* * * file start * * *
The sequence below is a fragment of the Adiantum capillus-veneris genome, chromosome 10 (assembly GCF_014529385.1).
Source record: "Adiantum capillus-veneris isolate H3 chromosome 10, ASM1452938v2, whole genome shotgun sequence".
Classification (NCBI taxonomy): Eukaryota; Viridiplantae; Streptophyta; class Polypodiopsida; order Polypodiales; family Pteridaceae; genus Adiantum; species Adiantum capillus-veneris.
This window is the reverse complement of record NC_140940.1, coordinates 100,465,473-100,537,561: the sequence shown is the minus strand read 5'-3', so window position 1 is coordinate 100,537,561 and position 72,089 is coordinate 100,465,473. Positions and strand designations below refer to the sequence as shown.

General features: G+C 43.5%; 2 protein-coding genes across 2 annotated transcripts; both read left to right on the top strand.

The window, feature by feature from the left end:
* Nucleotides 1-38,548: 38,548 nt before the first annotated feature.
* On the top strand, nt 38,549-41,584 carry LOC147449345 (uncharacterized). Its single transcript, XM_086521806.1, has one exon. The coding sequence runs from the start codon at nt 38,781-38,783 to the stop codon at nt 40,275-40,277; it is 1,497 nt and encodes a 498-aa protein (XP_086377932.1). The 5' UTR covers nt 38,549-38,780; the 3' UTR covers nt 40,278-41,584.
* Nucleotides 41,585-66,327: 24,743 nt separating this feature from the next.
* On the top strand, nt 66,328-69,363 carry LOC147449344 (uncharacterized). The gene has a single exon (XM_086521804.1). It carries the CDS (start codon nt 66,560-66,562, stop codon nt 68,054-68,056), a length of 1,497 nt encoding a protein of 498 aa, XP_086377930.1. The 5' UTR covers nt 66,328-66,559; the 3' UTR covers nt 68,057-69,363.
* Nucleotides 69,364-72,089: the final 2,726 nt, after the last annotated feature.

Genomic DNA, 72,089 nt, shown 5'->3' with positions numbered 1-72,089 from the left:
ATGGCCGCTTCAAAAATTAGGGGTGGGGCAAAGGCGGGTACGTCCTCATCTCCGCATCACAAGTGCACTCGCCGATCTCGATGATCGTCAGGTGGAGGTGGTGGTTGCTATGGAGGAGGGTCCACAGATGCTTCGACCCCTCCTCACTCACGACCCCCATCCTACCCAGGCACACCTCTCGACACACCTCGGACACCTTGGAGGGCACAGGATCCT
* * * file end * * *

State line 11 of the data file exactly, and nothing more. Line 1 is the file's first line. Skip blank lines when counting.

* Nucleotides 69,364-72,089: the final 2,726 nt, after the last annotated feature.